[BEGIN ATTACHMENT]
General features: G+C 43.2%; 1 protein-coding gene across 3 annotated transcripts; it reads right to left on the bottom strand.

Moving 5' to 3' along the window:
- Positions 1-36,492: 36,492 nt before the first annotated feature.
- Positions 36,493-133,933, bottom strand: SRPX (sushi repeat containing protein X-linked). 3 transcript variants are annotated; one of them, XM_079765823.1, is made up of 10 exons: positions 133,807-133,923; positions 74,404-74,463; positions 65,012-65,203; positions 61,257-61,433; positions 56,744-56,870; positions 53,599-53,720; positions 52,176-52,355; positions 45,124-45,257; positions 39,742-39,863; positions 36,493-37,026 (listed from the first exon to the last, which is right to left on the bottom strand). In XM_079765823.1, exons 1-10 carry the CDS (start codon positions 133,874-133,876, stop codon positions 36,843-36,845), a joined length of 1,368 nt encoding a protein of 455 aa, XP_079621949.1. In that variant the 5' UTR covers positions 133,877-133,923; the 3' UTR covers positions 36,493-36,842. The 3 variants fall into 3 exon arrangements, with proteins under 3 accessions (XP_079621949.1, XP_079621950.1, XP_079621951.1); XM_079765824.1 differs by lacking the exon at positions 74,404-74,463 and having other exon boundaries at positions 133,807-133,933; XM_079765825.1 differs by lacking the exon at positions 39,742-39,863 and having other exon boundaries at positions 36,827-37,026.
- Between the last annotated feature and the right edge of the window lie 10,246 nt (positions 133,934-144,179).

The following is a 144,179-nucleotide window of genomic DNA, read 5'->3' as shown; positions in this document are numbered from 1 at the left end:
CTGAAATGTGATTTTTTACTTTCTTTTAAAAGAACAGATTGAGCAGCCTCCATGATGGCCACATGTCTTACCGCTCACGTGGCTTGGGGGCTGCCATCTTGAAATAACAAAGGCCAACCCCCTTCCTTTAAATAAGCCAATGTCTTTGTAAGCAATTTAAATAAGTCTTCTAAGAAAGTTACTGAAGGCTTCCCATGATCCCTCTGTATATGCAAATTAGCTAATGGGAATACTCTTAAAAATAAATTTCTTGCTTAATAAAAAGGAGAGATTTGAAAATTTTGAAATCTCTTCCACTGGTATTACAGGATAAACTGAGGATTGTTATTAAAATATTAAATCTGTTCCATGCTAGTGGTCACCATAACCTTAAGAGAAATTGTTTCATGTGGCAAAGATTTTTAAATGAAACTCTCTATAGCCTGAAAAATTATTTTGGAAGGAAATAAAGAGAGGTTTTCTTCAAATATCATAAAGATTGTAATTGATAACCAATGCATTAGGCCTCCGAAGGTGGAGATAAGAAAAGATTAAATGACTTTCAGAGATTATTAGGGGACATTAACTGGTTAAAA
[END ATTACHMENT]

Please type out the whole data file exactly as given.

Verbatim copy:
General features: G+C 43.2%; 1 protein-coding gene across 3 annotated transcripts; it reads right to left on the bottom strand.

Moving 5' to 3' along the window:
- Positions 1-36,492: 36,492 nt before the first annotated feature.
- Positions 36,493-133,933, bottom strand: SRPX (sushi repeat containing protein X-linked). 3 transcript variants are annotated; one of them, XM_079765823.1, is made up of 10 exons: positions 133,807-133,923; positions 74,404-74,463; positions 65,012-65,203; positions 61,257-61,433; positions 56,744-56,870; positions 53,599-53,720; positions 52,176-52,355; positions 45,124-45,257; positions 39,742-39,863; positions 36,493-37,026 (listed from the first exon to the last, which is right to left on the bottom strand). In XM_079765823.1, exons 1-10 carry the CDS (start codon positions 133,874-133,876, stop codon positions 36,843-36,845), a joined length of 1,368 nt encoding a protein of 455 aa, XP_079621949.1. In that variant the 5' UTR covers positions 133,877-133,923; the 3' UTR covers positions 36,493-36,842. The 3 variants fall into 3 exon arrangements, with proteins under 3 accessions (XP_079621949.1, XP_079621950.1, XP_079621951.1); XM_079765824.1 differs by lacking the exon at positions 74,404-74,463 and having other exon boundaries at positions 133,807-133,933; XM_079765825.1 differs by lacking the exon at positions 39,742-39,863 and having other exon boundaries at positions 36,827-37,026.
- Between the last annotated feature and the right edge of the window lie 10,246 nt (positions 133,934-144,179).

The following is a 144,179-nucleotide window of genomic DNA, read 5'->3' as shown; positions in this document are numbered from 1 at the left end:
CTGAAATGTGATTTTTTACTTTCTTTTAAAAGAACAGATTGAGCAGCCTCCATGATGGCCACATGTCTTACCGCTCACGTGGCTTGGGGGCTGCCATCTTGAAATAACAAAGGCCAACCCCCTTCCTTTAAATAAGCCAATGTCTTTGTAAGCAATTTAAATAAGTCTTCTAAGAAAGTTACTGAAGGCTTCCCATGATCCCTCTGTATATGCAAATTAGCTAATGGGAATACTCTTAAAAATAAATTTCTTGCTTAATAAAAAGGAGAGATTTGAAAATTTTGAAATCTCTTCCACTGGTATTACAGGATAAACTGAGGATTGTTATTAAAATATTAAATCTGTTCCATGCTAGTGGTCACCATAACCTTAAGAGAAATTGTTTCATGTGGCAAAGATTTTTAAATGAAACTCTCTATAGCCTGAAAAATTATTTTGGAAGGAAATAAAGAGAGGTTTTCTTCAAATATCATAAAGATTGTAATTGATAACCAATGCATTAGGCCTCCGAAGGTGGAGATAAGAAAAGATTAAATGACTTTCAGAGATTATTAGGGGACATTAACTGGTTAAAA